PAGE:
Sunday, September 30, 2007

The Mekons - Fear and Whiskey

'Chivalry' (by the Mekons)

"I was out late the other night

Fear and whiskey kept me going

I swore somebody held me tight

But there's just no way of knowing

I saw your face in a crowded bar

"Excuse me please!"

At least I thought it was you

Now I just don't know where you are

My suit was smart when I put it on last week

All I could remember as I walked down the street

Was the rain and tears on your face

Oh gee, I guess I'm just a disgrace"

[Post composed at 6am]

Here's to absent friends, fallen heroes, and all the great pop songs that never were (hits that is).

The Mekons - Fear and Whiskey (1985) ; (UK post-punk,, pyschedelic rock, miner's socialism, slightly reminiscent of the Clash's Sandinista!). Highly recommended.

Thursday, September 27, 2007

Husker Du - Metal Circus

For some time now, I have been intending to post the Leatherface/Hot Water Music split, an almost perfect expression of gruff, emotive post-hardcore. But, I realized, there are some things that have to come in a certain order, and one of those things is the sonic arc of thoughtful, emotionally affecting punk music. Put simply, you've got to mention the 'Du.

Metal Circus is in many ways a prelude to the band's iconic Zen Arcade. It is a kind of transitory EP before the largesse of Husker Du's concept double-album, but suffers no weakness from that fact. Rather, it embodies the creative lunge from hardcore to what, musically, lies beyond. Metal Circus is a story of two halves, and as the title suggests, is firm and well-rounded. To extend the comparison a little further, the contrast between Metal Circus's grey artwork and Zen Arcades's lurid pastels is emblematic not of a preceding barrenness, but of a preparatory study in relief. Metal Circus is a tonal introduction to Husker Du's artistic richness.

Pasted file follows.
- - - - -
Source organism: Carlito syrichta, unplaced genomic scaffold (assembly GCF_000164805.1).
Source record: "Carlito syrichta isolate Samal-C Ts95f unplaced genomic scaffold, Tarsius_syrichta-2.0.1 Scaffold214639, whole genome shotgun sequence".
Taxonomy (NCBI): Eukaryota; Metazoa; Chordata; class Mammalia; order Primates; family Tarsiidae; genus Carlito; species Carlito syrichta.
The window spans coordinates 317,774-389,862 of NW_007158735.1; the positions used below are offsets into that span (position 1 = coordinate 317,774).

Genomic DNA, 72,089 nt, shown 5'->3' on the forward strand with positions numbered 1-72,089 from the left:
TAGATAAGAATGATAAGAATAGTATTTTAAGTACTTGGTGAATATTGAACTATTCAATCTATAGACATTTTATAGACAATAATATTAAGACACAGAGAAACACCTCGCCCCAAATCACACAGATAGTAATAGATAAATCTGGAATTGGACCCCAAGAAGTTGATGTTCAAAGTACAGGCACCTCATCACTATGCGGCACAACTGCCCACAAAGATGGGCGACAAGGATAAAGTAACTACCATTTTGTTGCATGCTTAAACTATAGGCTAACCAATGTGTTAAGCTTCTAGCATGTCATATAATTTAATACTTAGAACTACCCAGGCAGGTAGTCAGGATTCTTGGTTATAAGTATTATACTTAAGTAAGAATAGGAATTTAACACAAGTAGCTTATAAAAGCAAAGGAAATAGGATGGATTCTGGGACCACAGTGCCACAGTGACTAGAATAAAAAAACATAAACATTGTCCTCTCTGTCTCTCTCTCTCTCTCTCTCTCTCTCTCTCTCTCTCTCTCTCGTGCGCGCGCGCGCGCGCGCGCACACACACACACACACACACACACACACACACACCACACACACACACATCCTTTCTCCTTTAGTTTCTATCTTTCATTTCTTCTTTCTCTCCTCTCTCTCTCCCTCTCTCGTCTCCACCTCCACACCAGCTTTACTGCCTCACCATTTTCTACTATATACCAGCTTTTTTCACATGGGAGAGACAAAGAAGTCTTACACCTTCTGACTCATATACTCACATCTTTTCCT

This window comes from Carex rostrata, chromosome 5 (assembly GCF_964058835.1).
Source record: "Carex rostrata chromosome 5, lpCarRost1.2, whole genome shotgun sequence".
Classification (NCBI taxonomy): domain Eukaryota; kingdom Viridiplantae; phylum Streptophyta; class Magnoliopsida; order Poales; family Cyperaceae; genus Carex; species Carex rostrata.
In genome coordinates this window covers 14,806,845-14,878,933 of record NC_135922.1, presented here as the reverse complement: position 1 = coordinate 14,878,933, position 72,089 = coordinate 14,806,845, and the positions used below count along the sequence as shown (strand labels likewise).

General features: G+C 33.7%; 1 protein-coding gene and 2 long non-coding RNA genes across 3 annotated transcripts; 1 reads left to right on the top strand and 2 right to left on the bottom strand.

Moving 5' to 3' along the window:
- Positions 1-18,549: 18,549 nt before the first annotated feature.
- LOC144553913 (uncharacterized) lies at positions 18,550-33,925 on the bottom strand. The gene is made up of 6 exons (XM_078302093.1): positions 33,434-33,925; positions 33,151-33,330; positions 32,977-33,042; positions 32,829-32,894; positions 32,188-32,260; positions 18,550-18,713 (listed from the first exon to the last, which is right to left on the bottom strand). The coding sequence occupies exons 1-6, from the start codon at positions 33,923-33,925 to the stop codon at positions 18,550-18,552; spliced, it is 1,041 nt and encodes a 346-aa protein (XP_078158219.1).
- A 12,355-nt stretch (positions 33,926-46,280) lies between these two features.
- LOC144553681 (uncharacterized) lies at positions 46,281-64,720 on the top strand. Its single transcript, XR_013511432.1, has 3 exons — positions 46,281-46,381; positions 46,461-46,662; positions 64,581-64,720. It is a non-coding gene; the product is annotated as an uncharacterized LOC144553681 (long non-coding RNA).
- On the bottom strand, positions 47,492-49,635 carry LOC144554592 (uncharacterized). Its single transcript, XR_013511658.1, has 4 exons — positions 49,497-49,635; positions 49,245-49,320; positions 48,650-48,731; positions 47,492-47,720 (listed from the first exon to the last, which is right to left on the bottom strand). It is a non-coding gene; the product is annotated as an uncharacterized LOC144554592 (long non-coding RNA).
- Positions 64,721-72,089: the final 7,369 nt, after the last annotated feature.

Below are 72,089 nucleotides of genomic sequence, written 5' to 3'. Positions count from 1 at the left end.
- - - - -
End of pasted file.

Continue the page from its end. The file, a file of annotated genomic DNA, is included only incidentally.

Musically, the EP begins with typically relentless and blistering hardcore. From 'Real World' to 'Lifeline' the let-up is only relative, a visceral slice of early 80s SST hardcore punk. Yet the creativity and variation is apparent: the mature, reflective politics of 'Real World'; the proto-Lifetime, post-Undertones affection of 'It's Not Funny Anymore'; and all with a nascent, unpolished covering of Husker Du's distinct melodic sound.

Slowing things down somewhat, on the second side is the song which defines the album, for better or for worse - 'Diane'. Basically, as far as anyone knows, the somewhat disturbing lyrics come from a real-life tragedy the band were personally connected to, or rather aware of, and their consequent black comedic/darkly sarcastic expression of it. Even if only musically, 'Diane' showcases the sheer brilliance of Husker Du - the whole record merely showcasing their excellence - in melody, emotion and sincerity. And yet it truly is a hardcore track, bathed in distortion, illustrating another dichotomy within the band; between the nostalgic, popular gentleness of 'Diane' and the following anarchic, masochistic destructiveness of 'Out on a Limb'; both songs, furthermore, lie underneath the impossible weight of as much emotion as any group, hardcore or not, have ever put into their music.

Finally, I might possibly say that this is the single best album I have posted up on this blog yet, at least from the purely aesthetic view of hardcore. When, next, I put up the aforementioned split, it will perhaps be a close second, but certainly it will be with the knowledge that the heartfelt words of Frankie Stubbs, Chuck Ragan et al. were merely building on what came before.

Husker Du - Metal Circus

apologies for the lack of umlauts...

Monday, September 24, 2007

Land Animal / Melt Yr Ears

I'll get around to the 'Coming Soon' list shortly (or, well, soon...) but first another mixtape post.